Life without father : compelling new evidence that fatherhood and marriage are indispensable for the good of children and society / David Popenoe. [print]Material type: TextPublisher: New York, New York : Martin Kessler Books, (c)1996Description: viii, 275 pages ; 25 cmContent type: text Media type: unmediated Carrier type: volumeISBN: 9780674532601; 0684822970Subject(s): Fatherless families -- United States | Fatherhood -- United States | Paternal deprivation -- United States | Children of single parents -- United States | United States -- Social conditions | ParentingGenre/Form: Family Sociology. LOC classification: HQ756.L544 1996Online resources: Copyright permission request form. | Copyright permission request form COPYRIGHT NOT covered - Click this link to request copyright permission:
|Item type||Current location||Collection||Call number||Status||Date due||Barcode|
|Circulating Book (checkout times vary with patron status)||G Allen Fleece Library Circulating Collection - First Floor||Non-fiction||HQ756.P674.L544 1996 (Browse shelf)||Available||31923001899018|
|Circulating Book (checkout times vary with patron status)||G Allen Fleece Library Circulating Collection - First Floor||Non-fiction||HQ756.P65 1996 (Browse shelf)||Available||31923000946802|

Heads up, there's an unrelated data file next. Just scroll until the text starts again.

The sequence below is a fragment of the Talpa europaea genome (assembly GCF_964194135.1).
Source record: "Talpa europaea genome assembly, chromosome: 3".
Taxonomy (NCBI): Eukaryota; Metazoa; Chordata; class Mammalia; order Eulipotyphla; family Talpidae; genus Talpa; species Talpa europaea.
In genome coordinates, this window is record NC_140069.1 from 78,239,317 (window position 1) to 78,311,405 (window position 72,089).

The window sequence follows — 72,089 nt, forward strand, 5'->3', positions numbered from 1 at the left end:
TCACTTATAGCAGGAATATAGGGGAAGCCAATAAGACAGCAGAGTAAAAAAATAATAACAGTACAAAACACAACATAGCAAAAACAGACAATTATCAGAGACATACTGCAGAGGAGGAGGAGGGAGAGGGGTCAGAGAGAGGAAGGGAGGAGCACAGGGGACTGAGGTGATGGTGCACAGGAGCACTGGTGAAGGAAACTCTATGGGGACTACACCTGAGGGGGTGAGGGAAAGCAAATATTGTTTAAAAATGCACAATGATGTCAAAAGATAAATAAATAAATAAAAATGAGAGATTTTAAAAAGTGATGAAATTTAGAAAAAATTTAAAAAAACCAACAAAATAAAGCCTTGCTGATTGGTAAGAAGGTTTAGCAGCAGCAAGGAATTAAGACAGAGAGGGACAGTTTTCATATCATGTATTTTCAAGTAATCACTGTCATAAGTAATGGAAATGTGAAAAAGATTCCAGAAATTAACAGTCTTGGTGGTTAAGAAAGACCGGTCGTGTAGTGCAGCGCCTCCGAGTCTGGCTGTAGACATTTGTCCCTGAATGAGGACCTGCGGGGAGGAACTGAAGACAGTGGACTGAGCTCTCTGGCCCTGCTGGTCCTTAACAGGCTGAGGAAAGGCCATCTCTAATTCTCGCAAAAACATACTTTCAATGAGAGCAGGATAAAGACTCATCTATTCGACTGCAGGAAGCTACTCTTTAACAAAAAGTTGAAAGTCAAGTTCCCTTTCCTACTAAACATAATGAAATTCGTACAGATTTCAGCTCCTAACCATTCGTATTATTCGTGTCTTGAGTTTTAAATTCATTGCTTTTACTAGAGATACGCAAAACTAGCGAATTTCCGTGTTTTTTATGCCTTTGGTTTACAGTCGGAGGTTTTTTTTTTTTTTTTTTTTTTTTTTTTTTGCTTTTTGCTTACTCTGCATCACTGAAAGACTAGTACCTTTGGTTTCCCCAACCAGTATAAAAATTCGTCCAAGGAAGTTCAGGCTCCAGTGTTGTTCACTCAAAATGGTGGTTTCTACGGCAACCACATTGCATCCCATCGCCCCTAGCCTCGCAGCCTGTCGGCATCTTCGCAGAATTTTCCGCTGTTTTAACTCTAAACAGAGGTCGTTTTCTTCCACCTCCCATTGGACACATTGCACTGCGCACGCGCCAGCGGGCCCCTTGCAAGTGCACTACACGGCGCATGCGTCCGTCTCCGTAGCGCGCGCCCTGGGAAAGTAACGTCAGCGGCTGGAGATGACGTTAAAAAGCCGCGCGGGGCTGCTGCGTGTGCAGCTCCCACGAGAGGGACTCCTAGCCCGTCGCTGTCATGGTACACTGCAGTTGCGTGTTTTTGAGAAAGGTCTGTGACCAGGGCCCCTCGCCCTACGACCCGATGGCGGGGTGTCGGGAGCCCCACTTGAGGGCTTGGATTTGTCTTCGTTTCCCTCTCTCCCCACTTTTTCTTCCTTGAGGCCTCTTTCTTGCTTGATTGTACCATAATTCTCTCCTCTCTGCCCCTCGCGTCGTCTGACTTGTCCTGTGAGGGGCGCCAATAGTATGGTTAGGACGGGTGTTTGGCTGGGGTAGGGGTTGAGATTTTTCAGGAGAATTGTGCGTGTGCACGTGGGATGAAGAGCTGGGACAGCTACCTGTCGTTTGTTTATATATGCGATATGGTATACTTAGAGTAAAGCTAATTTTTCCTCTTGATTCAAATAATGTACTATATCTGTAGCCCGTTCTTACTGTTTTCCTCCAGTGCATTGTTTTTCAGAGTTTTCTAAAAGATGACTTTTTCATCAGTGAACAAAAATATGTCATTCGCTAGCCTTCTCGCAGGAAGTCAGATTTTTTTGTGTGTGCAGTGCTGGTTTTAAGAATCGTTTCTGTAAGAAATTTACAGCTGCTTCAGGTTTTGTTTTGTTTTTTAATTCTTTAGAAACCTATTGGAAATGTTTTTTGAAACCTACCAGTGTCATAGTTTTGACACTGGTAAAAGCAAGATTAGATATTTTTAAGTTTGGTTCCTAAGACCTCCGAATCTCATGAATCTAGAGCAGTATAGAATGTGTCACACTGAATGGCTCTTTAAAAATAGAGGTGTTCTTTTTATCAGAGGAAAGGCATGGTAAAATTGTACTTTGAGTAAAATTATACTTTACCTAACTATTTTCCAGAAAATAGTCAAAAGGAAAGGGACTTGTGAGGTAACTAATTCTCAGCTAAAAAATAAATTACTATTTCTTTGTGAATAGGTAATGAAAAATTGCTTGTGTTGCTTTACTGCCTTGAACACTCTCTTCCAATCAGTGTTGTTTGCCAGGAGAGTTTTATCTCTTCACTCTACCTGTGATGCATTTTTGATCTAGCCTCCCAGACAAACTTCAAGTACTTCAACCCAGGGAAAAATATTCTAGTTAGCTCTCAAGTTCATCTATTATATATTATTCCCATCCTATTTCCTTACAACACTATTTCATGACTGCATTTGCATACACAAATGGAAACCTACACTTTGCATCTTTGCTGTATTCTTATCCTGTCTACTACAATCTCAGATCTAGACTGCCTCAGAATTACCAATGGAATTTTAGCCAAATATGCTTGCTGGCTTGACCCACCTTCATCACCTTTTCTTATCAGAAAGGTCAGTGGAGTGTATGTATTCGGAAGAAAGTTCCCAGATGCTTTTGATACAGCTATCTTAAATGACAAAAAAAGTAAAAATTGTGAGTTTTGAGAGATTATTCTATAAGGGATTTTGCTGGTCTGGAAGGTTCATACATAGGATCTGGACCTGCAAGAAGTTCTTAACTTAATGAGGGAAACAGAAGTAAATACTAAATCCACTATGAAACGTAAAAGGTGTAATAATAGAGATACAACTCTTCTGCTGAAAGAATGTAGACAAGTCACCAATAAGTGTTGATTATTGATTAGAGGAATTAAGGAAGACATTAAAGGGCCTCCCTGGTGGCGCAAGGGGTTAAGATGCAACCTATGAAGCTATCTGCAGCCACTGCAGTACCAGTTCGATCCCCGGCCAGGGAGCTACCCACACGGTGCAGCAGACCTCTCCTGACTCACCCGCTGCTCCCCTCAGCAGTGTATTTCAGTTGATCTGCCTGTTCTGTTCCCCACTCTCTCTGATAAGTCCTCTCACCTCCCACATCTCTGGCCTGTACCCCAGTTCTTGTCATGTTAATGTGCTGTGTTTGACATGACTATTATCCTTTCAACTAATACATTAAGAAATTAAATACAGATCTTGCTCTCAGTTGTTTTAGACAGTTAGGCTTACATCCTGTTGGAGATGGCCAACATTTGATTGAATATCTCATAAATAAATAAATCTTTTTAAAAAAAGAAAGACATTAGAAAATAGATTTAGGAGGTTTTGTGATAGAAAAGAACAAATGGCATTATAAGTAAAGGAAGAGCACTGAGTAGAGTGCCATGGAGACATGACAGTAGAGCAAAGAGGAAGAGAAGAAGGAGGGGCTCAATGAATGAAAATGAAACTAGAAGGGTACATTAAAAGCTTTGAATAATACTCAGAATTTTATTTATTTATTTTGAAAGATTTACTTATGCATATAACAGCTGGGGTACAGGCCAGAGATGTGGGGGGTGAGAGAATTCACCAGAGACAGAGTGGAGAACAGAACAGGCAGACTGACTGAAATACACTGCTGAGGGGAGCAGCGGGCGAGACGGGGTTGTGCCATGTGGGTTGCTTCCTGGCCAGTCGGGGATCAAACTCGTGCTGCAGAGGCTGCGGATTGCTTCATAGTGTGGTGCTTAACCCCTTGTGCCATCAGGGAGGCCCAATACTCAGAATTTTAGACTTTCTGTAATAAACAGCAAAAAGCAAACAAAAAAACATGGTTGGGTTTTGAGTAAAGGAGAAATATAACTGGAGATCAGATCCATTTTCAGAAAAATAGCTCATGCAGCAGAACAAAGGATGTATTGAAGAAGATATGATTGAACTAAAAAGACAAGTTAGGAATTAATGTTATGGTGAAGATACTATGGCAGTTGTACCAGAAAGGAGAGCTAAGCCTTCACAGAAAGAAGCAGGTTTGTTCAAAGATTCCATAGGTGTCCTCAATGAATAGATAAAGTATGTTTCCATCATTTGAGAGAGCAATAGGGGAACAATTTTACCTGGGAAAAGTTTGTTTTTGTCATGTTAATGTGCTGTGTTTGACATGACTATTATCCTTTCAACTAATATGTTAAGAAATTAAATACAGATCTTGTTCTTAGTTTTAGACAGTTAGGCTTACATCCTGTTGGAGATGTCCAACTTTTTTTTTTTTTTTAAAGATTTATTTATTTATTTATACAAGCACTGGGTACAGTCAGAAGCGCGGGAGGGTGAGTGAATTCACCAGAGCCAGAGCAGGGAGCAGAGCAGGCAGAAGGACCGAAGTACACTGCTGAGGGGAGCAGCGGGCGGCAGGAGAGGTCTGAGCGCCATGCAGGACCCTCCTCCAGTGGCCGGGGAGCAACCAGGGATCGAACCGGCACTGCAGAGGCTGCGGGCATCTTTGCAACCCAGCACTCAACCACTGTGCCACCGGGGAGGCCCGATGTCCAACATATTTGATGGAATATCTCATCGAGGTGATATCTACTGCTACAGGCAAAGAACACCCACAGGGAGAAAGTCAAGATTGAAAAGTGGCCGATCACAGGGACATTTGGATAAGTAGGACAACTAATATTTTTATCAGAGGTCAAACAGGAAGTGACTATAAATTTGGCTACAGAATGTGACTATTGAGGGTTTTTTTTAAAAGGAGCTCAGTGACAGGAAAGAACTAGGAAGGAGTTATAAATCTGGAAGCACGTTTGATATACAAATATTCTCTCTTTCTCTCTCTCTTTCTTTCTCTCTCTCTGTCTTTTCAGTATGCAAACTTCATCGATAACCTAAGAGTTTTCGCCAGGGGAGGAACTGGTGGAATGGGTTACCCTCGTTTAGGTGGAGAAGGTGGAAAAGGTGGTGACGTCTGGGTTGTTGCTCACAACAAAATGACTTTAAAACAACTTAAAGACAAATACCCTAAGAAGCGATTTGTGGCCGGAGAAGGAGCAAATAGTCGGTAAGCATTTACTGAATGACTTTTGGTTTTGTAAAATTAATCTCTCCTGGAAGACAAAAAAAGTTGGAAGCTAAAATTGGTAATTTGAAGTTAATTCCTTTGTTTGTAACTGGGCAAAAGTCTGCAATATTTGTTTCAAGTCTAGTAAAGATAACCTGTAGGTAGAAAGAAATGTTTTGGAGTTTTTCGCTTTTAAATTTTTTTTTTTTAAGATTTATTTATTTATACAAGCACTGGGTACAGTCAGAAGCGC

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PennsylvaniaRT ONE: FATHERLESSNESS The remarkable decline of fatherhood and marriage The human carnage of fatherlessness.
PennsylvaniaRT TWO: FATHERS Indiana HawaiiSTORY Victorian fathers and the rise of the modern nuclear family The shrinking father and the fall of the nuclear family.
PennsylvaniaRT THREE: WHY FATHERS MassachusettsTTER What do fathers do? The essential father.
PennsylvaniaRT FOUR: ColoradoNCLUSIONS Reclaiming fatherhood and marriage.
The American family is changing. Divorce, single parents, and stepfamilies are redefining the way we live together and raise our children. Is this a change for the worse? David Popenoe sets out the case for fatherhood and the two-parent family as the best arrangement for ensuring the well-being and future development of children. His argument has two critical assumptions, which he supports with evidence from a variety of disciplines, including anthropology, biology, and history. The first is that children flourish best when raised by a father and a mother with their differing psychological and behavioral traits. The second is that marriage, which serves to hold fathers to the mother-child bond, is an institution we must strengthen if the decline of fatherhood is to be reversed.